Synthesis of Graphene Nanofluids with Controllable Flake Size Distributions


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A method for synthesizing graphene nanofluids with controllable flake size distributions is presented.

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Baolei, D., Qifei, J. Synthesis of Graphene Nanofluids with Controllable Flake Size Distributions. J. Vis. Exp. (149), e59740, doi:10.3791/59740 (2019).


A method for synthesizing graphene nanofluids with controllable flake size distributions is presented. Graphene nanoflakes can be obtained by the exfoliation of graphite in the liquid phase, and the exfoliation time is used to control the lower limits of the graphene nanoflake size distributions. Centrifugation is successfully used to control the upper limits of the nanoparticle size distributions. The objective of this work is to combine exfoliation and centrifugation to control the graphene nanoflake size distributions in the resulting suspensions.


Traditional methods used to synthesize graphene nanofluids often use sonication to disperse graphene powder1 in fluids, and sonication has been proven to change the size distribution of graphene nanoparticles2. Since the thermal conductivity of graphene depends on the flake length3,4, the synthesis of graphene nanofluids with controllable flake size distributions is vital to heat-transfer applications. Controlled centrifugation has been successfully applied to liquid exfoliated graphene dispersions to separate suspensions into fractions with different mean flake sizes5,6. Different terminal velocities used in centrifugation lead to different critical settling particle sizes7. The terminal velocity could be used to eliminate large graphene nanoparticles8.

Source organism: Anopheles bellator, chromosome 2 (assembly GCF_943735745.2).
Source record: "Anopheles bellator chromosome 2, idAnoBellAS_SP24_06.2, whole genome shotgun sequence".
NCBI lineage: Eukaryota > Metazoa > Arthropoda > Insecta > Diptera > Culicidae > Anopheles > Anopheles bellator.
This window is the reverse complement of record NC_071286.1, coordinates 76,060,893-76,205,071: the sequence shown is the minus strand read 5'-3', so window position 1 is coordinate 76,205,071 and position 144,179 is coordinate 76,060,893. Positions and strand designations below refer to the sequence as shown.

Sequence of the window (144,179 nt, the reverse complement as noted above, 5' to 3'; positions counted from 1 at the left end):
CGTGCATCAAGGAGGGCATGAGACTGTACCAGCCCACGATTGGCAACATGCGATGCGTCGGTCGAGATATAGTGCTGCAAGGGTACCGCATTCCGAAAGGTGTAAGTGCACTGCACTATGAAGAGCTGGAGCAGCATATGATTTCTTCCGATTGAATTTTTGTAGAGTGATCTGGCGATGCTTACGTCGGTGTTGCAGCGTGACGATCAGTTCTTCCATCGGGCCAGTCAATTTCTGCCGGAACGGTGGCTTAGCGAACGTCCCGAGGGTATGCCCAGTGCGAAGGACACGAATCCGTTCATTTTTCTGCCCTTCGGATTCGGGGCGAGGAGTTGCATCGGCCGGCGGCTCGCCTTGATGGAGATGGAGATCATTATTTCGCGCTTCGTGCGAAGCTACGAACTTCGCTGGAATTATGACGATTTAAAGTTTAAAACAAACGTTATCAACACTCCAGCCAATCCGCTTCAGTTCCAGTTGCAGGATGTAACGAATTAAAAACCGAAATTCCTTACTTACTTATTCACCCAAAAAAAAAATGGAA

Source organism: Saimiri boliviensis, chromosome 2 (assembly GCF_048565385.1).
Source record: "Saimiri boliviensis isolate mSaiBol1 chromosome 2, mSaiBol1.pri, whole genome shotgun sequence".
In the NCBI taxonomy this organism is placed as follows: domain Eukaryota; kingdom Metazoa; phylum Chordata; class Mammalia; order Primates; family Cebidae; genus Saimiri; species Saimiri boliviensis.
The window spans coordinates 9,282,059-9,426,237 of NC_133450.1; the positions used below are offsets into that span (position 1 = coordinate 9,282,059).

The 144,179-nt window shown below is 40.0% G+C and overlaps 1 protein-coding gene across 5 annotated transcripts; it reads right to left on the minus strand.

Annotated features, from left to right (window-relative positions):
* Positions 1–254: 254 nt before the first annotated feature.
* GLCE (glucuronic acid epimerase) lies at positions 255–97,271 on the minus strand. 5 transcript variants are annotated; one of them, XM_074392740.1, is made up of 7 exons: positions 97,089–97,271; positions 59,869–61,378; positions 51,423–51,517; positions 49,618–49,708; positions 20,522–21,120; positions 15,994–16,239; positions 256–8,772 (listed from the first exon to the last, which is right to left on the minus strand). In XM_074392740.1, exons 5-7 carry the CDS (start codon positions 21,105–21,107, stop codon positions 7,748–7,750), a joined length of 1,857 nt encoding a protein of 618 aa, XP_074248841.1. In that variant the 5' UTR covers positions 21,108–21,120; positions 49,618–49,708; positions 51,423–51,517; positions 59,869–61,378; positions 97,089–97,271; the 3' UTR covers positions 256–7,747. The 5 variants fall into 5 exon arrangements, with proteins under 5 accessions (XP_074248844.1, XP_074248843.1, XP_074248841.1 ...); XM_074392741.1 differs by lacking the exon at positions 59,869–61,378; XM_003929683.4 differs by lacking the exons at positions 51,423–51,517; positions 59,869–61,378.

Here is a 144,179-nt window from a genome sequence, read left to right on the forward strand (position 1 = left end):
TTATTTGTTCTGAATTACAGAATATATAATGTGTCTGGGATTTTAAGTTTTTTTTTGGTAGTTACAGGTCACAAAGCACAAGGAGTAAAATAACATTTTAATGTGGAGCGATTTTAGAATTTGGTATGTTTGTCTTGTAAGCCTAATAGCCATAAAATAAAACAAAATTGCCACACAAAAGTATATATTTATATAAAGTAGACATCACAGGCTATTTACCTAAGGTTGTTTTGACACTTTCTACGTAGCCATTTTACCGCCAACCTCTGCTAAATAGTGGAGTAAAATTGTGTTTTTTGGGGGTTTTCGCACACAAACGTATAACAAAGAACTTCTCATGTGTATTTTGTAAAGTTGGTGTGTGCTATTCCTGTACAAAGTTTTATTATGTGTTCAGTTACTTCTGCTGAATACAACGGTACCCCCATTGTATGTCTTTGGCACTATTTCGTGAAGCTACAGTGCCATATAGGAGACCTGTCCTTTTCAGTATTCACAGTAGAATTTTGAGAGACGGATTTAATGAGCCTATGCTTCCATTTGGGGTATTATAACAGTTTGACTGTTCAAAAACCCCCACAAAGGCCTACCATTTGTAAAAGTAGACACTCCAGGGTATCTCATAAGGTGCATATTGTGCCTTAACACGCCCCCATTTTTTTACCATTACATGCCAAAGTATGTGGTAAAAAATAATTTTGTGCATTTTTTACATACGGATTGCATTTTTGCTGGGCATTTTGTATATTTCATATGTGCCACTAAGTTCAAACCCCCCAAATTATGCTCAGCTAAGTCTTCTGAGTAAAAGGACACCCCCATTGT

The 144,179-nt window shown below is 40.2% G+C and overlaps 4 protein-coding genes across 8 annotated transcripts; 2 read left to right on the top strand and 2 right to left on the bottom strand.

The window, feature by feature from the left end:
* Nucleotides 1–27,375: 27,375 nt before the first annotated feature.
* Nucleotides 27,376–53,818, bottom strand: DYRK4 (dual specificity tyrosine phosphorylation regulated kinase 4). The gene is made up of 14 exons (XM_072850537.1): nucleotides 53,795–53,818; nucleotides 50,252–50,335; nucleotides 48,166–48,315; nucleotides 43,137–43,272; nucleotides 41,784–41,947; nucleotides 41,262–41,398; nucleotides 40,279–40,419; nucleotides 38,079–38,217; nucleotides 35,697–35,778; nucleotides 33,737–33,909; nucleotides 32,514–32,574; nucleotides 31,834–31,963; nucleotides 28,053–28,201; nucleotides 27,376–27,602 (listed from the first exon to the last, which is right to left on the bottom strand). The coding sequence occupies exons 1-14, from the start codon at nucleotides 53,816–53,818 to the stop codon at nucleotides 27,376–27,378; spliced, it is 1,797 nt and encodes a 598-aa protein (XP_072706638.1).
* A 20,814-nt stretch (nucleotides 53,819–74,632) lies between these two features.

Recently, size-controllable methods used to synthesize graphene via liquid-phase exfoliation have been introduced to overcome the fundamental problems encountered by conventional methods9,10,11,12,13. Liquid phase exfoliation of graphite has been proven to be an effective way to produce graphene suspensions14,15,16, and the underlying mechanism shows that the process parameters are related to the lower limits of the graphene nanoparticles size distributions. The graphene nanofluids were synthesized by the liquid exfoliation of the graphite with the help of surfactants17.While the lower limits of the graphene nanoparticle size distribution could be controlled by adjusting the parameters during the exfoliation, less attention is paid to the upper limits of the graphene nanoparticle size distribution.

The goal of this work is to develop a protocol that can be used to synthesize graphene nanofluids with controllable flake size distributions. Because exfoliation is responsible only for the lower size limit of the resulting graphene nanoflakes, additional centrifugation is introduced to control the upper size limit of the resulting graphene nanoflakes. However, the proposed method is not specific to graphene and could be appropriate for any other layered compounds that cannot be synthesized using traditional methods.